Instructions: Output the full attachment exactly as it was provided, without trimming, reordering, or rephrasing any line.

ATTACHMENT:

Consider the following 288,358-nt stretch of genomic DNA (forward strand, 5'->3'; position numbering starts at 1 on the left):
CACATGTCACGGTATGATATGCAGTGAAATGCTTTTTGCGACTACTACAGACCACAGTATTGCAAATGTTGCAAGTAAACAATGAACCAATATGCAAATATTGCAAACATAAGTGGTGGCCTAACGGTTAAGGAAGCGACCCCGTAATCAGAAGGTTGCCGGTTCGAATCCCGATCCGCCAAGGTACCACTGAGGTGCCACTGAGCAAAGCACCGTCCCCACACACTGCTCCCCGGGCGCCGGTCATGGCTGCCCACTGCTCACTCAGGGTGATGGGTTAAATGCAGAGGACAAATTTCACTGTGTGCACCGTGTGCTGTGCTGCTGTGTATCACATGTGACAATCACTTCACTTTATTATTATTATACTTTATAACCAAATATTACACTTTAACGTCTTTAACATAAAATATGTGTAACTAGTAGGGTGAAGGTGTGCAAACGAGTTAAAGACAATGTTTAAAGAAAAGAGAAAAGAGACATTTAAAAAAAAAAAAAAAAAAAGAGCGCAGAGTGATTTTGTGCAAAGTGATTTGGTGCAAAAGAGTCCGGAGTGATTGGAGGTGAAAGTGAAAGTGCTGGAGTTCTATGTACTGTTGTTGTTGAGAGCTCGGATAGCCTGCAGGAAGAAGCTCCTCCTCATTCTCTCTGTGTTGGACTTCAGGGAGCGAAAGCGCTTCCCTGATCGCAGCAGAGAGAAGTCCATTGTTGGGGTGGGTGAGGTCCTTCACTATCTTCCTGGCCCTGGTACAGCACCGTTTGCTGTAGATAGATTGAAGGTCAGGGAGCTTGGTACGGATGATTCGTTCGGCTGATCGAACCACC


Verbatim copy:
Consider the following 288,358-nt stretch of genomic DNA (forward strand, 5'->3'; position numbering starts at 1 on the left):
CACATGTCACGGTATGATATGCAGTGAAATGCTTTTTGCGACTACTACAGACCACAGTATTGCAAATGTTGCAAGTAAACAATGAACCAATATGCAAATATTGCAAACATAAGTGGTGGCCTAACGGTTAAGGAAGCGACCCCGTAATCAGAAGGTTGCCGGTTCGAATCCCGATCCGCCAAGGTACCACTGAGGTGCCACTGAGCAAAGCACCGTCCCCACACACTGCTCCCCGGGCGCCGGTCATGGCTGCCCACTGCTCACTCAGGGTGATGGGTTAAATGCAGAGGACAAATTTCACTGTGTGCACCGTGTGCTGTGCTGCTGTGTATCACATGTGACAATCACTTCACTTTATTATTATTATACTTTATAACCAAATATTACACTTTAACGTCTTTAACATAAAATATGTGTAACTAGTAGGGTGAAGGTGTGCAAACGAGTTAAAGACAATGTTTAAAGAAAAGAGAAAAGAGACATTTAAAAAAAAAAAAAAAAAAAGAGCGCAGAGTGATTTTGTGCAAAGTGATTTGGTGCAAAAGAGTCCGGAGTGATTGGAGGTGAAAGTGAAAGTGCTGGAGTTCTATGTACTGTTGTTGTTGAGAGCTCGGATAGCCTGCAGGAAGAAGCTCCTCCTCATTCTCTCTGTGTTGGACTTCAGGGAGCGAAAGCGCTTCCCTGATCGCAGCAGAGAGAAGTCCATTGTTGGGGTGGGTGAGGTCCTTCACTATCTTCCTGGCCCTGGTACAGCACCGTTTGCTGTAGATAGATTGAAGGTCAGGGAGCTTGGTACGGATGATTCGTTCGGCTGATCGAACCACC